selves. It is said to have had the effect desired, and that "no man or woman was ever hanged after this for passing forged one-pound Bank of England notes."
In 1819 we have one of George Cruikshank's severe and telling 1819. attacks upon the Prince Regent, in Sales by Auction, or Provident Children disposing of their Deceased Mother's Effects for the Benefit of the Creditors (*), in which he shows us the prince knocking down (in his character of auctioneer) his dead mother's old hats, gowns, and clothing, and begging the bystanders to bid liberally. At the foot of the rostrum lie sundry snuff-boxes and pots, labelled "Queen's Mixture" and "Prince's Mixture" (in allusion to the old queen's habits), "Strasburg" (in reference to her German tastes and nationality), together with her old china tea-set.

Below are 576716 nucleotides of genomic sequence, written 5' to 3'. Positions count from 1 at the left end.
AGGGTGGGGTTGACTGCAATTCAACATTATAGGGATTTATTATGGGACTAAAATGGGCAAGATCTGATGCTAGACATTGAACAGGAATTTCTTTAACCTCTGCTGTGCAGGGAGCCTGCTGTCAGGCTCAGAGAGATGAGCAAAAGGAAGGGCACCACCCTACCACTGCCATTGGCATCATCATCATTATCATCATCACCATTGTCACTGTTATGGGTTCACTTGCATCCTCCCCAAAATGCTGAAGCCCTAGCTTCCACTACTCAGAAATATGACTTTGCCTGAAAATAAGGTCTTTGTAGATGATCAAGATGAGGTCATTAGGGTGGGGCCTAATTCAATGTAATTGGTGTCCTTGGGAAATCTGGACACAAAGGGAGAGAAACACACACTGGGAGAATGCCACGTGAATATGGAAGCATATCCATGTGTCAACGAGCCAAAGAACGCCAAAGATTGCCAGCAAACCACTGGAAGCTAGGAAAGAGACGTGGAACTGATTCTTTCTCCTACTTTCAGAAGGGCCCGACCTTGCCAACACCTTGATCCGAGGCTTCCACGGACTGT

This year is remarkable for producing perhaps the most ambitious and admirable allegory which the artist ever designed; it bears the title of Old Thirty-nine Shaking Hands with his Good Brother the Pope of Italy, or Covering Up versus Sealing the Bible. Old Thirty-nine (an English bishop) stands on a pile of volumes labelled, "Never-out-ism," "Ante-biblism," "Never-the-same-ism," etc., whilst the pope, standing on the opposite side on a mass of books bearing similar suggestive titles, shakes hands with his "good brother." By the pope's side we find the devil busily engaged in sealing up the Bible Behind him stands the Temple of Mammon, surrounded by a crowd of reverend worshippers. Two fiends standing by the side of "Old Thirty-nine" make preparations for a bonfire, to which sundry bundles labelled, "Articles of Faith," "Athanasian Creed," "Catechism," "Liturgies," "Nicene Creed," and so on, will contribute materials. Out of a building in the rear, inscribed, "National School for Thirty-niners only," issues a procession of ecclesiastics and beadles carrying banners. In the foreground stands the figure of "Divine Truth," surrounded by little children, and perusing the pages of the "Holy Bible," held for that purpose by an angel. A roughly executed affair in two compartments, Preachee and Floggee Too, satirizes certain clerical magistrates who, while preaching mercy and forgiveness in the pulpit, distinguish themselves by the seventy of